Sierra Hull Takes Bold Musical Journey on ‘25 Trips’
Over the years, numerous publications have credited Sierra Hull as one of roots music’s best young talents or as one of the first ladies of bluegrass. Such well-meaning praise suits Hull, but let’s face it — no age or gender qualifiers are necessary if you want to flat-out call her and new album 25 Trips great.
Hull steeped several of her new songs in the bluegrass traditions of all-star jam sessions and sentimental lyrics. For example, the collaborative “Ceiling to the Floor” features the great pedal steel guitarist Paul Franklin, while mandolin-led musical whirlwind “Father Time” is a tough listen if you’re still grieving the loss of a grandparent. And if you’re into bluegrass because of the musical precision that’s long wowed jamband fans and metalheads, seek out the white-hot instrumental “The Last Minute.”
Other cuts owe less to hardcore bluegrass. This can be heard on sunshiny opener “Beautifully Out of Place,” which could easily be rearranged as a pop song, and on glistening soundscape “Escape.”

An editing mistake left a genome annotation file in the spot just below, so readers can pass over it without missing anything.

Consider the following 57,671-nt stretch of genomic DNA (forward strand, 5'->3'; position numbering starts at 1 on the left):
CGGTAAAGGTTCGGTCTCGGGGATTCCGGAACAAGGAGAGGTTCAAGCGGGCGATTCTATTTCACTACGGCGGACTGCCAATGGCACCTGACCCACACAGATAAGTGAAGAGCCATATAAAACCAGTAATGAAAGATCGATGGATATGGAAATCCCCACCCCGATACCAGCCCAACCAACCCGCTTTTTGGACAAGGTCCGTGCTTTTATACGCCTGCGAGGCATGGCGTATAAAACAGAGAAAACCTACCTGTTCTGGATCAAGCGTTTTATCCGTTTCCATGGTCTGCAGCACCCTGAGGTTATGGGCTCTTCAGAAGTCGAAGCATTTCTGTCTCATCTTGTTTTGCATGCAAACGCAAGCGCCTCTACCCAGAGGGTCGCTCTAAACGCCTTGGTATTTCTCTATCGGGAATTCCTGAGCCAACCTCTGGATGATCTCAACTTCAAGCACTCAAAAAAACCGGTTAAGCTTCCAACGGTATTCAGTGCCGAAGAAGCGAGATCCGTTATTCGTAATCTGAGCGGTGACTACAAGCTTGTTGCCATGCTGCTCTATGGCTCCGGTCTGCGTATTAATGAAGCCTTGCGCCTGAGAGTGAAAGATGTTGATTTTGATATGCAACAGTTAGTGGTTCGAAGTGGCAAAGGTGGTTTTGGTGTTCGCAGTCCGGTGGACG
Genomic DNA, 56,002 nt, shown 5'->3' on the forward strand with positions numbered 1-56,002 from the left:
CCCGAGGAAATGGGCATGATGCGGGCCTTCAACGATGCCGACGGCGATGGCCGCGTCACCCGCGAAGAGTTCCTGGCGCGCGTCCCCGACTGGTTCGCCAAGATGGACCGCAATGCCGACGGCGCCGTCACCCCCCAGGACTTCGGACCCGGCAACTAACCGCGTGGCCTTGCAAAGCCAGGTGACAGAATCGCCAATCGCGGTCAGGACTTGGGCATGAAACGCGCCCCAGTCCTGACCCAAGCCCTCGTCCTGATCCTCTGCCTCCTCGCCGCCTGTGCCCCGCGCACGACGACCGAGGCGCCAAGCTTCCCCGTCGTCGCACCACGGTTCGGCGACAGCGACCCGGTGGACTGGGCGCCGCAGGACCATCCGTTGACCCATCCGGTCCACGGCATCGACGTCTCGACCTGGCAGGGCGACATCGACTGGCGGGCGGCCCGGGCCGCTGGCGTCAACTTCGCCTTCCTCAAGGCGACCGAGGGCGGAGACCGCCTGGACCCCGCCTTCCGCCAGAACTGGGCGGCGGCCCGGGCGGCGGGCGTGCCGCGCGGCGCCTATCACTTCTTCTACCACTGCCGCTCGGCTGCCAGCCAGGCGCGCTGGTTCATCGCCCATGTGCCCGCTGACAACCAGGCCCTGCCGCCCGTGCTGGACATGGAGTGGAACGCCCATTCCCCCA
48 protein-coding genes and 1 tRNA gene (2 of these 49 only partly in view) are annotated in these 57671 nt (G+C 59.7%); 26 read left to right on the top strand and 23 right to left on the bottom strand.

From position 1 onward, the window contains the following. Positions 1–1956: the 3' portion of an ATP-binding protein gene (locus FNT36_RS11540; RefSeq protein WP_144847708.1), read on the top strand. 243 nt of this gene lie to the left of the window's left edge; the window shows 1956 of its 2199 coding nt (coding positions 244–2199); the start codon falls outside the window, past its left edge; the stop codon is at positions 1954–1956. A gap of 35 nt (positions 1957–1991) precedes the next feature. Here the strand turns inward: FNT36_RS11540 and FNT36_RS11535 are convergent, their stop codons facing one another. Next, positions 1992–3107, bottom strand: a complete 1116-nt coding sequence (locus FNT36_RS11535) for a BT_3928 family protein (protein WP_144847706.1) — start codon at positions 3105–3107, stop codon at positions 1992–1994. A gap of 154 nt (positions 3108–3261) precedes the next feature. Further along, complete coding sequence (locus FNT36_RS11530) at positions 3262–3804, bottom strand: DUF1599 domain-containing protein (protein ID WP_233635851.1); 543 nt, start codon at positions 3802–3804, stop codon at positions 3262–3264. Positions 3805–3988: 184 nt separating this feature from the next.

As a storyteller, Hull proves she’s willing and able to share her own voice beyond typical bluegrass topics. The title track reflects how she’s wise beyond her years (musical smarts and otherwise), while Appalachian power ballad “How Long” champions seeing things through on your own.
While Franklin and guest fiddler Stuart Duncan leave their own marks on the album, Hull shines just as bright when working with such peers as “Middle of the Woods” writer Parker Millsap and “Poison” harmony vocalist Molly Tuttle. The latter two are also brilliant, with or without age or gender qualifiers.
In all, 25 Trips finds Hull sharing her individuality through song while honoring the traditions that led her to first pick up a mandolin at age 8 and earned her a deal with Rounder Records by age 13.
Read No Depression‘s 25 questions with Sierra Hull here.